23 June 2010 16:40 [Source: ICIS news]
WASHINGTON (ICIS news)--US sales of new single-family homes plummeted in May, the Commerce Department said on Wednesday, falling by nearly 33% from April when a year-long federal tax credit for home buyers ended.
In its monthly report, the department said that May sales of new one-family residences - regarded as the core of the nation’s housing sector - were at a seasonally adjusted annual rate of 300,000 during May, a decline of 32.7% from April.
That sharp decline followed a 15% gain seen in April, as home shoppers rushed to buy before the 30 April deadline for the $8,000 (€6,480) federal tax credit.
Housing market analysts have noted that the expiring tax credit probably pulled some sales from June and July as buyers who might have planned a purchase later in the peak summer housing period moved quickly to take advantage of the tax credit.
However, May’s new home sales also were down considerably - 18.3% - from a year ago when May 2009 single-family residential transactions were at an annualised and seasonally adjusted rate of 367,000 units.
The housing market is a key downstream consumer sector for the chemicals industry, driving demand for a wide variety of chemicals and chemicals-based products such as plastic pipe, insulation, paints and coatings, adhesives and synthetic fibres, among many others.
The American Chemistry Council (ACC) estimates that each new home built represents some $16,000 worth of chemicals and derivatives used in the structure or in production of component materials.
The department also said that approximately 213,000 new single-family homes were available for sale across the country at the end of May, representing a supply of 8.5 months at current sales rates.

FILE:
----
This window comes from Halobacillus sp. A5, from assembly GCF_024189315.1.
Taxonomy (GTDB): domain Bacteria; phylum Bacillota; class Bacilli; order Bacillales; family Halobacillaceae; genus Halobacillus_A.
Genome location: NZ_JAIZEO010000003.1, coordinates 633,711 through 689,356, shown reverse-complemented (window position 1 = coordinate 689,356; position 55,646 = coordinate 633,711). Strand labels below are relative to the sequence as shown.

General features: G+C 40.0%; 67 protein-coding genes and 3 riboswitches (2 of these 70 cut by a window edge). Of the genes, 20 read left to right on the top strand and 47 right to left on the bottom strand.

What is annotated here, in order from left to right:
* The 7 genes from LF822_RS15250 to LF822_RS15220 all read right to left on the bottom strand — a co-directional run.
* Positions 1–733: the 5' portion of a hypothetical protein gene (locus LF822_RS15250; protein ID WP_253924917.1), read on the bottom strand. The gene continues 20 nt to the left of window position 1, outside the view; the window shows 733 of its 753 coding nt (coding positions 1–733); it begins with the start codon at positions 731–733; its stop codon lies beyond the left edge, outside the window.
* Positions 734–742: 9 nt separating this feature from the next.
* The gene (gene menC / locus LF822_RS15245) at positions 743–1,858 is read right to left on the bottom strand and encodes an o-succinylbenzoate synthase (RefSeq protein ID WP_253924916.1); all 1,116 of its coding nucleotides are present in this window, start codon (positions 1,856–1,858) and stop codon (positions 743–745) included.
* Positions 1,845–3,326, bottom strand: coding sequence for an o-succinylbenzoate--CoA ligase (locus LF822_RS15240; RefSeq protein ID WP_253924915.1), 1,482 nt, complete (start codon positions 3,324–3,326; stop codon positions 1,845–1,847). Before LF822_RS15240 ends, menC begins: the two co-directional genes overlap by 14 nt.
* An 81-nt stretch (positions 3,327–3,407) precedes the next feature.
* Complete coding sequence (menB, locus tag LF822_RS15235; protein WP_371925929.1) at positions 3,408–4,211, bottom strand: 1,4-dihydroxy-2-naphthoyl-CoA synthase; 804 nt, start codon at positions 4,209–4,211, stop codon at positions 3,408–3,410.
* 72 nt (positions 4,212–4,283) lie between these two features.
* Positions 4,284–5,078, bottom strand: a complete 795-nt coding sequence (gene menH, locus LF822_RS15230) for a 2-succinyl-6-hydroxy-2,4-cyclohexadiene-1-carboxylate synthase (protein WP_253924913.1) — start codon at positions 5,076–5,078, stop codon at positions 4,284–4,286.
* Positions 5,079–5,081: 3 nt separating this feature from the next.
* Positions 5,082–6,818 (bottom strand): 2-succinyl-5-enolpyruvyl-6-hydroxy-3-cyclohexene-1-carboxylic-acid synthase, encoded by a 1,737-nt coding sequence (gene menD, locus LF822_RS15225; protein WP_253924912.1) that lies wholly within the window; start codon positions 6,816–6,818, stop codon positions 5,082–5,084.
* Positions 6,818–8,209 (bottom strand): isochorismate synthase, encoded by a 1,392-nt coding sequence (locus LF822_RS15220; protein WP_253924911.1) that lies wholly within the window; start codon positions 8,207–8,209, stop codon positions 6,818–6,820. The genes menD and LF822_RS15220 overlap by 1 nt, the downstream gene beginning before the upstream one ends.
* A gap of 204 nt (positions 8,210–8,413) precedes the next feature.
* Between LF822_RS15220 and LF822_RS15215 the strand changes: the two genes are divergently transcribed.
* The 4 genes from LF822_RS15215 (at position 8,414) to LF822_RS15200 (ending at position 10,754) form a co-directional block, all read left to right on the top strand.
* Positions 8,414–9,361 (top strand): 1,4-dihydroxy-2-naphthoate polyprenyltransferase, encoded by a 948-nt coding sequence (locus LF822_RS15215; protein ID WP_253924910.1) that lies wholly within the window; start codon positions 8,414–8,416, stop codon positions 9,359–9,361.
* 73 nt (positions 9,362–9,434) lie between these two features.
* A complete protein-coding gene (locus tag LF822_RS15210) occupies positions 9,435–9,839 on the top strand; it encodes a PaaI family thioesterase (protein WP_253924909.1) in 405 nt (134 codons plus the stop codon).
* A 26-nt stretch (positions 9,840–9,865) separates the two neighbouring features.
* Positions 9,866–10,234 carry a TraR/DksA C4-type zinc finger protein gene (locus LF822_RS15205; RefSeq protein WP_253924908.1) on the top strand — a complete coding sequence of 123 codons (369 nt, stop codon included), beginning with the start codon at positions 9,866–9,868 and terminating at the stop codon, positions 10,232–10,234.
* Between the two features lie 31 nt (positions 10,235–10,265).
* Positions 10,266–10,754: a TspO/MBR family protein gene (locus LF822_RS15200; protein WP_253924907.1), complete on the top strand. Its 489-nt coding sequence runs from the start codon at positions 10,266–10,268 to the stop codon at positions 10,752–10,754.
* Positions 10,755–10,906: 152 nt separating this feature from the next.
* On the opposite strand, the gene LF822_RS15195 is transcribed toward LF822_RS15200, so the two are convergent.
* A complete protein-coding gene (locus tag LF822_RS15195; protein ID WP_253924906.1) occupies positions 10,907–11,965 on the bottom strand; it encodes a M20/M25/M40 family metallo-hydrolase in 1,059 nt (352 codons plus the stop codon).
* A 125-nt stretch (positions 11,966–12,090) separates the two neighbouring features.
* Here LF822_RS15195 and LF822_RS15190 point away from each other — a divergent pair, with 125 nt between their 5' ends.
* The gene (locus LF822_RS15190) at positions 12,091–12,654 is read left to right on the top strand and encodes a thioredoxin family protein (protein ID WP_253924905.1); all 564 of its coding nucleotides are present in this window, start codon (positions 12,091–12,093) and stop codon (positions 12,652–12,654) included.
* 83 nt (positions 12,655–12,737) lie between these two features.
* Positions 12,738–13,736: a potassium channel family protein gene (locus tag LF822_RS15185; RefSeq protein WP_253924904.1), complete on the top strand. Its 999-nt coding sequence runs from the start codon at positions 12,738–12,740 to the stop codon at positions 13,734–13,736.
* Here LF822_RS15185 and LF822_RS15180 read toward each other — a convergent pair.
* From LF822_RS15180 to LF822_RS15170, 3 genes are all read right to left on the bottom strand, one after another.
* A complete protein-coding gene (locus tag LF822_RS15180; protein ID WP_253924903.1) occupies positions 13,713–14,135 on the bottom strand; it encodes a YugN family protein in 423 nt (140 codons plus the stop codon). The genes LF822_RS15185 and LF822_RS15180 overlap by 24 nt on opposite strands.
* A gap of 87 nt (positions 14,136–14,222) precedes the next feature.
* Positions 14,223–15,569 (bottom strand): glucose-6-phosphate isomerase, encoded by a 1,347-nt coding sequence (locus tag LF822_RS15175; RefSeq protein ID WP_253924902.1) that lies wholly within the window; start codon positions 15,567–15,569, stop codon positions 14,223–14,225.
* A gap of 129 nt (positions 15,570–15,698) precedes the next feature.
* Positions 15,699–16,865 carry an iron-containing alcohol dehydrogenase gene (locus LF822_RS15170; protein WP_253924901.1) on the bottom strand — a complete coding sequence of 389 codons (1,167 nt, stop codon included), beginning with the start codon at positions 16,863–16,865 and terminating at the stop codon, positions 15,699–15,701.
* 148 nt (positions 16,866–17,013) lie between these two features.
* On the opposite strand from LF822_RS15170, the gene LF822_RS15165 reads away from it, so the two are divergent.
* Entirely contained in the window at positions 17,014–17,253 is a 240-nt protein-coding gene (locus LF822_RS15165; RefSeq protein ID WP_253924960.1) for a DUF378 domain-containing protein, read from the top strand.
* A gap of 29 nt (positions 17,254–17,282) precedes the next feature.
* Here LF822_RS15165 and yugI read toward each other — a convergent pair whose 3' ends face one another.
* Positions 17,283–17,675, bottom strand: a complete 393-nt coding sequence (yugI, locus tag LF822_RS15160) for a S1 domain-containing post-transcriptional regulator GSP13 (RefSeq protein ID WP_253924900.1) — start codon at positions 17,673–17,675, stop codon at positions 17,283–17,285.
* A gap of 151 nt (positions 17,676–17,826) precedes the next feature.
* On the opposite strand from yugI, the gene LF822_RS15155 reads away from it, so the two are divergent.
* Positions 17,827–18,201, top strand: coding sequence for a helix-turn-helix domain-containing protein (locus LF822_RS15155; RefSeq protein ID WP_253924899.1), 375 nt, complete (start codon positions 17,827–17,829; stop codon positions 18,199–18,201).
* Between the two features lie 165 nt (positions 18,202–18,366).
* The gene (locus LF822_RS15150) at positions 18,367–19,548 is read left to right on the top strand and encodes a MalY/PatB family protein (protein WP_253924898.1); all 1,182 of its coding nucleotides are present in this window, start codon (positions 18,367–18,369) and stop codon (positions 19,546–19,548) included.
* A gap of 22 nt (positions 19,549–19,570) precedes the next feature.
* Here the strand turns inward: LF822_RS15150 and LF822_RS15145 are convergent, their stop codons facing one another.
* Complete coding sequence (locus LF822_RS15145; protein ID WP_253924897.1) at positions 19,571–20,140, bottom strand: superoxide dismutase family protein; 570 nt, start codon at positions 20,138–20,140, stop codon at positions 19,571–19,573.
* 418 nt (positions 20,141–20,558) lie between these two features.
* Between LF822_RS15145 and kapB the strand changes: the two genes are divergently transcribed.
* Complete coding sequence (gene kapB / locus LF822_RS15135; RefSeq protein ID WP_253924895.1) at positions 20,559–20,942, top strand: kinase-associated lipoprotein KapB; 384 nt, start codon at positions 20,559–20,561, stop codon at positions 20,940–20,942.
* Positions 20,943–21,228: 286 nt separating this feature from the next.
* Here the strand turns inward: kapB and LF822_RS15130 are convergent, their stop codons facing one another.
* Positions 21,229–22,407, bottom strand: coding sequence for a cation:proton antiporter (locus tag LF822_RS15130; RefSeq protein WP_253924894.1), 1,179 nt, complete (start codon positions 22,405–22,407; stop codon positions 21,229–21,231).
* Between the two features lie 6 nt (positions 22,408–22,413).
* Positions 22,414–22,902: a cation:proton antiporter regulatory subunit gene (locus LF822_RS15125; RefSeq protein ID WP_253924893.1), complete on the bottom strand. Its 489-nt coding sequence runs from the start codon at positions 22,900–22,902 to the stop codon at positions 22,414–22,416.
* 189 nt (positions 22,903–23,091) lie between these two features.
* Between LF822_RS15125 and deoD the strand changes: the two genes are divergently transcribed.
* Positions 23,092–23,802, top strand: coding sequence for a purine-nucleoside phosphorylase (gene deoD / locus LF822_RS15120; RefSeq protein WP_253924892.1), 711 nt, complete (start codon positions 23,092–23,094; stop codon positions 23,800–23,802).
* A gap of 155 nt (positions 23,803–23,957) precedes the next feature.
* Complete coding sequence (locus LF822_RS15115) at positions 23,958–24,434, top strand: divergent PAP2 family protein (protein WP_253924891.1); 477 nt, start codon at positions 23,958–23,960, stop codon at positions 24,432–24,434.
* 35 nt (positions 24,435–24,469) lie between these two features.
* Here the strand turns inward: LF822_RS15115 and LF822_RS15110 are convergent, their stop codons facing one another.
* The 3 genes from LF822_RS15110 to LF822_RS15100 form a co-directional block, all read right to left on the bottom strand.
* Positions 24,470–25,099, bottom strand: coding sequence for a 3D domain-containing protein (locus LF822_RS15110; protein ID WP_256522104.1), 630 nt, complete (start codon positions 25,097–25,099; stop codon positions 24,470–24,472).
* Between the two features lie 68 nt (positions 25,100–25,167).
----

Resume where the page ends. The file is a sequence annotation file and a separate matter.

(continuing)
That 8.5-month inventory marks a significant gain from April when the supply of homes had eased to a 5.8-month backlog.
The higher 8.5-month inventory in May also puts the supply of new homes for sale above the 7.5- to 8-month levels that had characterised much of the last 12 months, and it puts the current inventory even with June 2009.
During normal economic conditions, the inventory of unsold new homes would show a supply of three to five months.
But the breathtaking 32.7% fall-off in May indicates that the federal tax credit - essentially a government subsidy for the housing sector - was the major force underlying what had been seen as a developing recovery.
With that federal subsidy at an end, analysts will be watching housing data over the next several months to see if there is any indication at all that the key home building market can attract enough buyers to sustain a real recovery.
The decline in new home sales last month was nationwide, the department’s data indicated, falling in every region.
The northeast saw a slightly higher 33.3% decline in May from April, while the nosedive in new home sales was slightly less in the m?xml:namespace>
But in the west - where much of the years-long US housing crisis has been focused - new home sales fell off a cliff, dropping by more than 53% in May.
($1 = €0.81)
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